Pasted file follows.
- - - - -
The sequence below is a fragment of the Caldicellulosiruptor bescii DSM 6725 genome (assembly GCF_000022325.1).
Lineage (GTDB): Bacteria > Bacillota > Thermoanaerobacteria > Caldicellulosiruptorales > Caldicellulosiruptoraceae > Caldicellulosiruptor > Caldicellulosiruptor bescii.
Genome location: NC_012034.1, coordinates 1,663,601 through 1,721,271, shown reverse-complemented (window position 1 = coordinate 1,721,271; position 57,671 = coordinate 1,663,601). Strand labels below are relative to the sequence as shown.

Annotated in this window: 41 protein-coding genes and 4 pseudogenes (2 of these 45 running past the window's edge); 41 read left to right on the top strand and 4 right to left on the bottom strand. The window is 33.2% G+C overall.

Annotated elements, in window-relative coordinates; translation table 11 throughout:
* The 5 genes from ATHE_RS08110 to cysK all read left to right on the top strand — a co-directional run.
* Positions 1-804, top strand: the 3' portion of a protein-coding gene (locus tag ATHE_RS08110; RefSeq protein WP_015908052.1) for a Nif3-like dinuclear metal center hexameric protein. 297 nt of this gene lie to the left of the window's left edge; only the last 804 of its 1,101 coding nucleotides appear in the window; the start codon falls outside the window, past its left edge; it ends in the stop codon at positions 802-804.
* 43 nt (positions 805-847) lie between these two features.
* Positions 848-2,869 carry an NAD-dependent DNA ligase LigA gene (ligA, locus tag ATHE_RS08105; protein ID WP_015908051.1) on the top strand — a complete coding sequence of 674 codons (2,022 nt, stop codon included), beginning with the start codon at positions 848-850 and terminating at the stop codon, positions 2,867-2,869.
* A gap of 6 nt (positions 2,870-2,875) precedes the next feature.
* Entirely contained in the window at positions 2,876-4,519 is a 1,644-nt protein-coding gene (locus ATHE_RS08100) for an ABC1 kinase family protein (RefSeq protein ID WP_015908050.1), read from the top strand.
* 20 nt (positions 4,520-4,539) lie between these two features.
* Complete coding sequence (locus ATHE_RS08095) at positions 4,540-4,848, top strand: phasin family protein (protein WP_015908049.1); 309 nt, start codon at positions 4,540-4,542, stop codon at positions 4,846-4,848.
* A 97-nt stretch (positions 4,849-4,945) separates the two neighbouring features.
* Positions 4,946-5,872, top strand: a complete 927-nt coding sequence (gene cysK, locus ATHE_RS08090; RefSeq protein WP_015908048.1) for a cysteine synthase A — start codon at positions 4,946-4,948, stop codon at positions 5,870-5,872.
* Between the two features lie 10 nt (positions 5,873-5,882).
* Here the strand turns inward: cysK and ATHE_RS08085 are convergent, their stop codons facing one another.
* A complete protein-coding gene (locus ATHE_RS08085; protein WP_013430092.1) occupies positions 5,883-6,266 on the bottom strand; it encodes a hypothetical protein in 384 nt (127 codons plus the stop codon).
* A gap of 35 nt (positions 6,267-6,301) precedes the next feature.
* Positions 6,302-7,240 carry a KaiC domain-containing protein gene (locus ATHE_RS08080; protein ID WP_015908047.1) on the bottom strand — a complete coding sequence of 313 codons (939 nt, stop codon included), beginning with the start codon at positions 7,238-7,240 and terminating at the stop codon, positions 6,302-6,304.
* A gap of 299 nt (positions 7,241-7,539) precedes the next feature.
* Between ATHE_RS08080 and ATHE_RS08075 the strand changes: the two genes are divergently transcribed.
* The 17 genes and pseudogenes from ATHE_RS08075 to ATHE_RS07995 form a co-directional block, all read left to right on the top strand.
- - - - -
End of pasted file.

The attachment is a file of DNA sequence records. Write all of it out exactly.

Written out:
The sequence below is a fragment of the Caldicellulosiruptor bescii DSM 6725 genome (assembly GCF_000022325.1).
Lineage (GTDB): Bacteria > Bacillota > Thermoanaerobacteria > Caldicellulosiruptorales > Caldicellulosiruptoraceae > Caldicellulosiruptor > Caldicellulosiruptor bescii.
Genome location: NC_012034.1, coordinates 1,663,601 through 1,721,271, shown reverse-complemented (window position 1 = coordinate 1,721,271; position 57,671 = coordinate 1,663,601). Strand labels below are relative to the sequence as shown.

Annotated in this window: 41 protein-coding genes and 4 pseudogenes (2 of these 45 running past the window's edge); 41 read left to right on the top strand and 4 right to left on the bottom strand. The window is 33.2% G+C overall.

Annotated elements, in window-relative coordinates; translation table 11 throughout:
* The 5 genes from ATHE_RS08110 to cysK all read left to right on the top strand — a co-directional run.
* Positions 1-804, top strand: the 3' portion of a protein-coding gene (locus tag ATHE_RS08110; RefSeq protein WP_015908052.1) for a Nif3-like dinuclear metal center hexameric protein. 297 nt of this gene lie to the left of the window's left edge; only the last 804 of its 1,101 coding nucleotides appear in the window; the start codon falls outside the window, past its left edge; it ends in the stop codon at positions 802-804.
* 43 nt (positions 805-847) lie between these two features.
* Positions 848-2,869 carry an NAD-dependent DNA ligase LigA gene (ligA, locus tag ATHE_RS08105; protein ID WP_015908051.1) on the top strand — a complete coding sequence of 674 codons (2,022 nt, stop codon included), beginning with the start codon at positions 848-850 and terminating at the stop codon, positions 2,867-2,869.
* A gap of 6 nt (positions 2,870-2,875) precedes the next feature.
* Entirely contained in the window at positions 2,876-4,519 is a 1,644-nt protein-coding gene (locus ATHE_RS08100) for an ABC1 kinase family protein (RefSeq protein ID WP_015908050.1), read from the top strand.
* 20 nt (positions 4,520-4,539) lie between these two features.
* Complete coding sequence (locus ATHE_RS08095) at positions 4,540-4,848, top strand: phasin family protein (protein WP_015908049.1); 309 nt, start codon at positions 4,540-4,542, stop codon at positions 4,846-4,848.
* A 97-nt stretch (positions 4,849-4,945) separates the two neighbouring features.
* Positions 4,946-5,872, top strand: a complete 927-nt coding sequence (gene cysK, locus ATHE_RS08090; RefSeq protein WP_015908048.1) for a cysteine synthase A — start codon at positions 4,946-4,948, stop codon at positions 5,870-5,872.
* Between the two features lie 10 nt (positions 5,873-5,882).
* Here the strand turns inward: cysK and ATHE_RS08085 are convergent, their stop codons facing one another.
* A complete protein-coding gene (locus ATHE_RS08085; protein WP_013430092.1) occupies positions 5,883-6,266 on the bottom strand; it encodes a hypothetical protein in 384 nt (127 codons plus the stop codon).
* A gap of 35 nt (positions 6,267-6,301) precedes the next feature.
* Positions 6,302-7,240 carry a KaiC domain-containing protein gene (locus ATHE_RS08080; protein ID WP_015908047.1) on the bottom strand — a complete coding sequence of 313 codons (939 nt, stop codon included), beginning with the start codon at positions 7,238-7,240 and terminating at the stop codon, positions 6,302-6,304.
* A gap of 299 nt (positions 7,241-7,539) precedes the next feature.
* Between ATHE_RS08080 and ATHE_RS08075 the strand changes: the two genes are divergently transcribed.
* The 17 genes and pseudogenes from ATHE_RS08075 to ATHE_RS07995 form a co-directional block, all read left to right on the top strand.